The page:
The banner represented growing supporter unrest at Moyes with the Scot overseeing a tumultuous first season at the Premier League champions, having replaced Sir Alex Ferguson in the summer.
United have already lost 10 league games this seasons and their recent home defeat to Manchester City, their third in a row at home, seemingly compounded the anger of a selection of fans, who made arrangements for Saturday's banner to take to the skies.
The protest is just one of the many acts that has been carried out by fans for one reason or another. Some protests are done with a sense of humour, others in bad taste, but either way, they are all memorable in their own way.
In this week’s top 5, Goal Singapore looks at other memorable fan protests over the years.
|5. Blackburn Rovers’ chicken run
|In May 2012, Blackburn Rovers witnessed perhaps one of the strangest fan protests, which came in the form of a, err, chicken.
During their must-win clash against Wigan, play was halted in the seventh minute after a chicken draped in club colours ventured onto the pitch. It needed the combined effort of Ali Al-Habsi and Yakubu Aiyegbeni to catch the innocent animal and put it away to safety.
It was thought that letting the chicken onto the pitch was a protest at Blackburn’s owners, chicken meat processors Venky’s, as well as then manager Steve Kean (who is, incidentally, the current coach of S.League outfit Brunei DPMM).
The man responsible for the chicken run was later revealed to be Anthony Taylor, who, like other Rovers faithful, had been calling for Venky's and Kean to depart from the club since the previous season.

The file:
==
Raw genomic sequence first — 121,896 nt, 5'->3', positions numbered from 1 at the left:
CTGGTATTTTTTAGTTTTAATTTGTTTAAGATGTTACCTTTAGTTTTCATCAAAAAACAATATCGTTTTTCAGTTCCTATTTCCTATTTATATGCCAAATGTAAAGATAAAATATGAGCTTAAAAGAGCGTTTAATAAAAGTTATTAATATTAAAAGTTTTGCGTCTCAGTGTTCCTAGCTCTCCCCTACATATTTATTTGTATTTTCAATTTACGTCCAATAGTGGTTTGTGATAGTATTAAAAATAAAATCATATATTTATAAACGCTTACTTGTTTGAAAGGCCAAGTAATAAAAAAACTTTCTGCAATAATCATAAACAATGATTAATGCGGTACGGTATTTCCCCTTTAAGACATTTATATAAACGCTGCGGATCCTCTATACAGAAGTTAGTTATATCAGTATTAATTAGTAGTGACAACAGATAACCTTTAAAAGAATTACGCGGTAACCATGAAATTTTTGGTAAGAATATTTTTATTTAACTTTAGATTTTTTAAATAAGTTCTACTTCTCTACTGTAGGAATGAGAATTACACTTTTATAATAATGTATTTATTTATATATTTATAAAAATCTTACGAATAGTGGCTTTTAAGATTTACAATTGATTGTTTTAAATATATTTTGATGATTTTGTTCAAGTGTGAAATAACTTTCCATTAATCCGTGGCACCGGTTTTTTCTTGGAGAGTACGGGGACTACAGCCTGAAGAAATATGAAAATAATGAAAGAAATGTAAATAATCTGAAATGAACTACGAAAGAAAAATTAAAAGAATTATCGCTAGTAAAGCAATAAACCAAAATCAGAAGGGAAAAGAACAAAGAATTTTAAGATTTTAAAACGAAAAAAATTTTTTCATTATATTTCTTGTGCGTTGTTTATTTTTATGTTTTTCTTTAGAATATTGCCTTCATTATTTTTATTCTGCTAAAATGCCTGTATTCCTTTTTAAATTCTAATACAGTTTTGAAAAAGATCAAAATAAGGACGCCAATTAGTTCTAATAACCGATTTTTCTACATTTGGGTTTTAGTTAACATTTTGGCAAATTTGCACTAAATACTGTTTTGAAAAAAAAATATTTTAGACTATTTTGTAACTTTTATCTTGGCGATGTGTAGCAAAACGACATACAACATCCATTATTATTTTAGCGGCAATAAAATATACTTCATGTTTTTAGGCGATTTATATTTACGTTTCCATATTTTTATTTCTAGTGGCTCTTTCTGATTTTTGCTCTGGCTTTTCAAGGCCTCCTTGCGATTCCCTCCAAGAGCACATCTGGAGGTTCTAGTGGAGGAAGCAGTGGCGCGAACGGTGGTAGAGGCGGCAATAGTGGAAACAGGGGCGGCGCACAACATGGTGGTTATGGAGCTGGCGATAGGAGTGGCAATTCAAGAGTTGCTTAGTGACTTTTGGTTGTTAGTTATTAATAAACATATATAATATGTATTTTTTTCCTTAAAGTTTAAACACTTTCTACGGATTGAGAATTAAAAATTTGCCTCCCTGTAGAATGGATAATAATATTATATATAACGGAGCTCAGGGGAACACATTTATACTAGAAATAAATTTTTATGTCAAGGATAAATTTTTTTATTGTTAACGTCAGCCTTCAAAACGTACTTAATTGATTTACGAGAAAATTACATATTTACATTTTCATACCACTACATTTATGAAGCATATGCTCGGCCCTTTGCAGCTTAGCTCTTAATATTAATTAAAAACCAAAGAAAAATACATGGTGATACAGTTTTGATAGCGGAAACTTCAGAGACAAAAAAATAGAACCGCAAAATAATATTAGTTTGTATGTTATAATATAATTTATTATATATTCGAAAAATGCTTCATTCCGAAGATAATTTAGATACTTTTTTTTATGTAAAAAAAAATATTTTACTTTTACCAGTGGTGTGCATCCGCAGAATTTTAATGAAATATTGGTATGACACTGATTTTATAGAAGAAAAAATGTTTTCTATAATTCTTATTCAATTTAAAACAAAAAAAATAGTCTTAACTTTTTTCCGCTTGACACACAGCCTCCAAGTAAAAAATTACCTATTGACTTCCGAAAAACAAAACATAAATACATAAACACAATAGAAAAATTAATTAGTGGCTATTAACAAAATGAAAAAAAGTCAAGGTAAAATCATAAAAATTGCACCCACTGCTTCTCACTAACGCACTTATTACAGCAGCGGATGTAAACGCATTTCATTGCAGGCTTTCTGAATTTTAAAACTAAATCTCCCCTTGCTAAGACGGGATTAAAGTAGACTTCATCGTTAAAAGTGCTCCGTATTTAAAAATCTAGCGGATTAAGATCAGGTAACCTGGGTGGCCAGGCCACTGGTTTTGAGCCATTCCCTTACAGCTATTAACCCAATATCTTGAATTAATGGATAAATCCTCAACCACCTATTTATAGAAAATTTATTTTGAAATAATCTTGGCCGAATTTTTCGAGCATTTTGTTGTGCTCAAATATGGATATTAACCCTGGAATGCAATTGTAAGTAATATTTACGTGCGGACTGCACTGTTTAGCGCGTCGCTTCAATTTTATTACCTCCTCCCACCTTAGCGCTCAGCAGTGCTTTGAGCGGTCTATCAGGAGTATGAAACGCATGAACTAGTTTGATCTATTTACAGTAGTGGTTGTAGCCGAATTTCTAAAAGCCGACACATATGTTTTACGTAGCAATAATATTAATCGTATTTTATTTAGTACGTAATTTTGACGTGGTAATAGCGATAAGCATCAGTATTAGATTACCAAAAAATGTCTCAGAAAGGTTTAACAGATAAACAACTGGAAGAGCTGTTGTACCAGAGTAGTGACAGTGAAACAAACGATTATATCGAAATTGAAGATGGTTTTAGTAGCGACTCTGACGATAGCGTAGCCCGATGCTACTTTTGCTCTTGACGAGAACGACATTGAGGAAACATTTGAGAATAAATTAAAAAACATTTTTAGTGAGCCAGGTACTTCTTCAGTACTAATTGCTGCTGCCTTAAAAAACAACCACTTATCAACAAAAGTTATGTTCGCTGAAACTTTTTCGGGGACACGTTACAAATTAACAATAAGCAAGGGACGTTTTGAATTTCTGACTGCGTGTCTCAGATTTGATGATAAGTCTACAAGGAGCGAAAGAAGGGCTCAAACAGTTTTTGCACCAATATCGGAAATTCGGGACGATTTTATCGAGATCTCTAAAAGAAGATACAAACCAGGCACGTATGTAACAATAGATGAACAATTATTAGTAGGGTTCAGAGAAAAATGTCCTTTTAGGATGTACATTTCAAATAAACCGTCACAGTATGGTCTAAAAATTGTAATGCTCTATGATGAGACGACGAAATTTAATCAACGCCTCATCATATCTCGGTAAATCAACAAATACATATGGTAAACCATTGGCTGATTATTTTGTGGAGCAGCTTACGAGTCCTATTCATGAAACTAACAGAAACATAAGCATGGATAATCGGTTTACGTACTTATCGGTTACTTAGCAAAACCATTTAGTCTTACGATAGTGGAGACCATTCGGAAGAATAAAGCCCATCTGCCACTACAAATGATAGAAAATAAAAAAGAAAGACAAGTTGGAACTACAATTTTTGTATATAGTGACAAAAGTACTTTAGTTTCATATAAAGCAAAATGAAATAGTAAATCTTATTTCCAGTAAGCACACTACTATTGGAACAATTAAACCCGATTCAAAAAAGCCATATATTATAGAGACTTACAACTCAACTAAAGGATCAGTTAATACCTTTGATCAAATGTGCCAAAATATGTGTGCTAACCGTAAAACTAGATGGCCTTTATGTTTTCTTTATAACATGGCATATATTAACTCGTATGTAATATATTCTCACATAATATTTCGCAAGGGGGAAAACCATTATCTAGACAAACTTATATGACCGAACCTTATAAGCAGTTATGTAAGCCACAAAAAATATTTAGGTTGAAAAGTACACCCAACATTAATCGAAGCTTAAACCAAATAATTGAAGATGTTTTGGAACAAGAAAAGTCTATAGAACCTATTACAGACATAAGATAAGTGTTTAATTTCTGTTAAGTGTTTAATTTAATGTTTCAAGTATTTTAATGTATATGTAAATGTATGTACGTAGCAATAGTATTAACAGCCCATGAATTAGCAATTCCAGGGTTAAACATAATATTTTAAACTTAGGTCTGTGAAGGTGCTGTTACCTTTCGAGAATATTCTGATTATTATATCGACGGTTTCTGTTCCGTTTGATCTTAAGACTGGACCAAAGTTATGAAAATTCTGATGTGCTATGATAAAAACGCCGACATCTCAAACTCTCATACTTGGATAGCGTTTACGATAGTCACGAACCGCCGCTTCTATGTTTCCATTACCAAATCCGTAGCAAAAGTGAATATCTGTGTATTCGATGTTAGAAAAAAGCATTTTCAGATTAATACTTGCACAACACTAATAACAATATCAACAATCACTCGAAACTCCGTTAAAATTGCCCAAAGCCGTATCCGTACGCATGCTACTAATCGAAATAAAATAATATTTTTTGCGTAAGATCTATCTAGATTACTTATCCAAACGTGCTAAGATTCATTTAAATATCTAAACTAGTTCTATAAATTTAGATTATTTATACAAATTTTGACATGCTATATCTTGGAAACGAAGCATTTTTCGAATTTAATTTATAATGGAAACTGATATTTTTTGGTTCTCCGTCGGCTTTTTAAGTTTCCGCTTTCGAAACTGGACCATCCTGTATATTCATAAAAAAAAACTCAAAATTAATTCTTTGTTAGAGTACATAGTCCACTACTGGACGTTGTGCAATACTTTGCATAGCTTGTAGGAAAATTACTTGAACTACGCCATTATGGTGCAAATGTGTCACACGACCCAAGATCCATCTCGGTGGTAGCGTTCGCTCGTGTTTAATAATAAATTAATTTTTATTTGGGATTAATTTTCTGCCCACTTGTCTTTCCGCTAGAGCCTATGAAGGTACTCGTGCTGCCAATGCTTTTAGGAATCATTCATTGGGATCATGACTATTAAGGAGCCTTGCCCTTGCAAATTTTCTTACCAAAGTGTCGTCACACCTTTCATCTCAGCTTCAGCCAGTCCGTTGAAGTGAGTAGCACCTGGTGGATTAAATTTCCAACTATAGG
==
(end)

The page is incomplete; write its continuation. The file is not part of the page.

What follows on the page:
Oh and the match? Antolin Alcaraz scored the only goal of the game as Wigan condemned Rovers to a defeat, which confirmed their relegation to the Championship.
|4. Luis Figo and the flying pig's head
|First it was a chicken; next up, coincidentally, is another animal - a pig’s head, to be more specific.
This time though, the protest was not really towards a club, but to a player. In 2000, Luis Figo made a shocking move from Barcelona to arch-rivals Real Madrid.
The move obviously didn’t go well with the Barcelona faithful, as they felt betrayed by his big-money move. Once a darling son of the Catalans, the Portugese became public enemy number one as he became part of the new breed of "Galacticos" for Madrid.
When he returned to Camp Nou three seasons later in a league match, he unsurprisingly got a tempestuous reaction from the crowd, which was epitomised by objects getting thrown at him as he went to take corners and throw-ins.
But the term "objects" took a whole new meaning when one fan threw a pig’s head at their former star, and till today, some say it was the defining image of the rivalry between Spain’s two most successful sides.
|3. Protests in Brazil during 2013 Confederations Cup
|In what was supposed to be a sneak preview of the World Cup happening in Brazil later this year, the Confederations Cup in 2013 received unwanted attention and trouble after locals used the tournament as an opportunity to protest against the government.
There were demonstrations that took place outside the stadium prior to the opening ceremony as locals fumed at the amount of money spent at hosting the World Cup. The protests, in truth, were part of a wider unrest and rioting, which was triggered by an increase in prices of public transport as the country faces an increasing inflation rate.